Three of best from Gao Yang

Updated: 2011-02-18 08:15

(China Daily)

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Three of the best from Gao Yang


Three of best from Gao Yang

Three works by the late Taiwan writer Gao Yang (1922-1992), famed for his historical novels, are being introduced to the Chinese mainland by Beijing Jiban Book company.

Xiao Fengxian tells the tale of Xiao Fengxian, a well-known prostitute in the early 20th century. Despite her fame there are no authorized records and even the exact dates of her birth and death are unknown. But she is remembered for rescuing Cai E, a famous general with whom she had a touching relationship.

Gao vividly paints the subtle emotional struggles of the characters while maintaining a taut narrative.

Grass-root Heroes is based on the battles against Japanese pirates in the Ming Dynasty (1368-1644) who landed on China's coastal areas, supposedly to "pay tribute" but who actually bullied Chinese and colluded with local bandits.

The upright official Zhu Wan was assigned by the Ming government to clear these pirates from coastal Zhejiang province. The novel tells stories of how Zhu and his forces resisted the invaders.

Making the History focuses on two decades of the life of Sun Yat-sen (1866-1925), who led the 1911 revolution that ended imperial rule. The book describes how Sun united Chinese people both at home and abroad and how he fought tirelessly until the Qing Dynasty (1644-1911) was overthrown.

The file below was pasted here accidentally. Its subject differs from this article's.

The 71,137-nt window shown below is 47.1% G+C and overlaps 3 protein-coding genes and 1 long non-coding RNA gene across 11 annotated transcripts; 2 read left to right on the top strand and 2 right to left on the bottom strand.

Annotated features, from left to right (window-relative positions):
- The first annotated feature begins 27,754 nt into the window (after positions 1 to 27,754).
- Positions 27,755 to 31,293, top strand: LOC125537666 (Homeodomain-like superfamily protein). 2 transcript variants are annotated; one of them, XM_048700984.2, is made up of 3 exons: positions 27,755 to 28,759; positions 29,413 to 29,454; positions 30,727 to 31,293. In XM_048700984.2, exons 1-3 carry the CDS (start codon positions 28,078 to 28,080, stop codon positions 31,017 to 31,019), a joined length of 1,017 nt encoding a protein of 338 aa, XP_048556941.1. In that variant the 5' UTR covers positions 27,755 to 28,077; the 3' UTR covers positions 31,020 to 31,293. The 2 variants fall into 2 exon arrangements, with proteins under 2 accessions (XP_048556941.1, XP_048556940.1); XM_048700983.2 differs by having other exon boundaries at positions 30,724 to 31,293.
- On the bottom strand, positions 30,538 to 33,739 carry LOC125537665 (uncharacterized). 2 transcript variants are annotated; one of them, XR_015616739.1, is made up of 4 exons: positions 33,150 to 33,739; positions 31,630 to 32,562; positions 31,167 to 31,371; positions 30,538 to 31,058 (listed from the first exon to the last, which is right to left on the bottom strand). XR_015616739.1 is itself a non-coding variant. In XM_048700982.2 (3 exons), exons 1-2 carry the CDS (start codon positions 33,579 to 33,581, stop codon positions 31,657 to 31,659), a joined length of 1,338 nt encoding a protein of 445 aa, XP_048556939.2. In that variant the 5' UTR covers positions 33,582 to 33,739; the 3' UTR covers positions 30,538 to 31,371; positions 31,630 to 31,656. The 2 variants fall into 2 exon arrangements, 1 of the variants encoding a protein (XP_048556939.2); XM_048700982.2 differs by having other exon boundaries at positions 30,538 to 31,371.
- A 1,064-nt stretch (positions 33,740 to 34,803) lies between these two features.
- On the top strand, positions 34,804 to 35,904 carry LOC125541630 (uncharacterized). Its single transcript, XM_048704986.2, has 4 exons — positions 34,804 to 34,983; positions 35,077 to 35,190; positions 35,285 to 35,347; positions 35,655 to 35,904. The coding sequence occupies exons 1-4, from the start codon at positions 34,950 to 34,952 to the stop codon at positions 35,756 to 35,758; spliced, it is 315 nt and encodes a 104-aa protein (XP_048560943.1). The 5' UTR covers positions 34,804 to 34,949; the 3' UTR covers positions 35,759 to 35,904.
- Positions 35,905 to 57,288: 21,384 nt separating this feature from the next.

Swamplandia! has style in spades

Three of best from Gao Yang

In 2006, Zoetrope published a story by 24-year-old writer, Karen Russell. That story, Ava Wrestles the Alligator, featured a lusciously strange setting (an alligator theme park in the Everglades) and a tough young heroine with a dead mother and an absent father, as well as a weird problem: how to save her resented-yet-beloved older sister from eloping with a ghost.

A few months later, Russell's first story collection, St. Lucy's Home for Girls Raised by Wolves, with Ava Wrestles the Alligator leading a crazy procession of nine other Florida swampland stories, won her wide acclaim, and in 2010 she was chosen as one of The New Yorker's "20 Under 40" top fiction writers. Now her fans can sink their teeth into her first novel, Swamplandia! (Alfred A. Knopf), a sort of expansion of and sequel to that alligator story. Vividly worded, exuberant in characterization, the novel is a wild ride: Russell has style in spades.

War and Peace for 21st century

The first time as tragedy, Karl Marx said of history's repetitions, the second time as farce. He didn't suggest a mode for the third time, but Carlos Fuentes does: the telenovela, the interminable soap opera of conspiracy and delusion, capitalism and its demons.

Destiny and Desire (Random House) is a novel that sprawls and circles, not exactly a parody of War and Peace, but certainly a spectral, playful revision of the idea of a novel that competes with history.

It offers lavish quantities of comedy, satire, allegory, fantasy and brilliant political commentary; makes coded allusions to recognizable celebrities like the communications magnate Carlos Slim; evokes the work of Spinoza and Machiavelli; includes ghosts, graves, murders, a voluble flying prophet and a talking severed head.

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